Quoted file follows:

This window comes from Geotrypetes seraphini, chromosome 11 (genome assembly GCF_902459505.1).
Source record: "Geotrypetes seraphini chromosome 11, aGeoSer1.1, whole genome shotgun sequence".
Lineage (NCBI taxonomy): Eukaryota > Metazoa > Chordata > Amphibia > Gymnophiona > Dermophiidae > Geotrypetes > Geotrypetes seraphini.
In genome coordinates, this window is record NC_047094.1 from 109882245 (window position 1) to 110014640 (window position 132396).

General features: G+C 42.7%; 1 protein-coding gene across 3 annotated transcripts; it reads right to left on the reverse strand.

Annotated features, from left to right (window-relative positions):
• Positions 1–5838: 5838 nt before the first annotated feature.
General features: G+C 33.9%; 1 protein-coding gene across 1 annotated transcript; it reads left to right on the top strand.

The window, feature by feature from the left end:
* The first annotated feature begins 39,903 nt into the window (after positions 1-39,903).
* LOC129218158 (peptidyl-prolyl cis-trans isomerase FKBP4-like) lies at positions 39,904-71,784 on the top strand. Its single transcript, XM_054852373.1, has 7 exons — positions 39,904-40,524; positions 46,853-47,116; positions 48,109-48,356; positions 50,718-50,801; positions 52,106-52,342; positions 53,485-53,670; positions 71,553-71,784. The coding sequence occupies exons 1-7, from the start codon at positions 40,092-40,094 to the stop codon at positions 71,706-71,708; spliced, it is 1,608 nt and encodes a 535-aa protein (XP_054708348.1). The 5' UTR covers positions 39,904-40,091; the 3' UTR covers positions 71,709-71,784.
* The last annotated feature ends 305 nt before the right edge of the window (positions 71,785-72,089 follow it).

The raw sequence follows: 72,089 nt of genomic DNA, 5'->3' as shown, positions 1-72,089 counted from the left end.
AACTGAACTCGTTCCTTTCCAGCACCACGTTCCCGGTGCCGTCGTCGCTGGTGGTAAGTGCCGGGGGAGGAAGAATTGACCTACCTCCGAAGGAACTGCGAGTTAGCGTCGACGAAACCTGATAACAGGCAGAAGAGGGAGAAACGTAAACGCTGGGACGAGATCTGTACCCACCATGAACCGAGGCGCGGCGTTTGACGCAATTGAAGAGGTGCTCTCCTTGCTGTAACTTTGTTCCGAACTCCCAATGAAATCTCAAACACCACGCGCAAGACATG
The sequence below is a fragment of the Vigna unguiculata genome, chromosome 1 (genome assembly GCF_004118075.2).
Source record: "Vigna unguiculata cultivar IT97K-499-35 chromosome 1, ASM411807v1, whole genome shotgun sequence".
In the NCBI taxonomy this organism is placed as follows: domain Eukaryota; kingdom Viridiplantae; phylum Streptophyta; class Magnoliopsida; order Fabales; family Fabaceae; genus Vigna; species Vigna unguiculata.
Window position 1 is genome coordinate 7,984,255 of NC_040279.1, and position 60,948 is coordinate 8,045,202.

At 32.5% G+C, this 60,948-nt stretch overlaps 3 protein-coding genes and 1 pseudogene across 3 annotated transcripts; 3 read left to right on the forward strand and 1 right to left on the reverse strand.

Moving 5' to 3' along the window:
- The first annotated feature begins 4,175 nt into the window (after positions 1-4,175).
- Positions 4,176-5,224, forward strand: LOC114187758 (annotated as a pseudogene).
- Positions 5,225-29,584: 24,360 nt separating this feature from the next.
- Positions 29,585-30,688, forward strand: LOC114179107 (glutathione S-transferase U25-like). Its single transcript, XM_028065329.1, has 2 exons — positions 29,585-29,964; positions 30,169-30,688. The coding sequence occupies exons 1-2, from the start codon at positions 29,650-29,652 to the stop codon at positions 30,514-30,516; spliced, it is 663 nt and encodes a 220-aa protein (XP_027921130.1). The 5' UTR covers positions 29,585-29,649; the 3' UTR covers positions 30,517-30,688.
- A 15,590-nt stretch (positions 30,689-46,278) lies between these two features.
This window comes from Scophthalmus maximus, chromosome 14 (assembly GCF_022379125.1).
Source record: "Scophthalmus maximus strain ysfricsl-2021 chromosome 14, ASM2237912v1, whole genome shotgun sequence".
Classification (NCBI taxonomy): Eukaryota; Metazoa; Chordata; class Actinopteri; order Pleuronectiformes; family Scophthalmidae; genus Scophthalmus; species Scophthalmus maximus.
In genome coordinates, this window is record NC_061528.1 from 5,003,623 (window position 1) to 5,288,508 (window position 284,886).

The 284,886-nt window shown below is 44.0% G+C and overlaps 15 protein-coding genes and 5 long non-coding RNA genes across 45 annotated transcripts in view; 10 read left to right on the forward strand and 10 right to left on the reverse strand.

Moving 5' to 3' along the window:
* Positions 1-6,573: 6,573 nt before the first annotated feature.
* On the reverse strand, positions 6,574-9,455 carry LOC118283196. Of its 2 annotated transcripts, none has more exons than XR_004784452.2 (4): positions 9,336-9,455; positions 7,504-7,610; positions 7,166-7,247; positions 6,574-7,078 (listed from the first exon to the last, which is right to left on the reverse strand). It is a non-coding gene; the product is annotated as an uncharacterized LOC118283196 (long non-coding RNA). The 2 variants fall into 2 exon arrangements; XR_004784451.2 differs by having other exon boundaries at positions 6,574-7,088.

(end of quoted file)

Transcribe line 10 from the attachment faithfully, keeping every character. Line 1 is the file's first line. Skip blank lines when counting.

* The first annotated feature begins 39,903 nt into the window (after positions 1-39,903).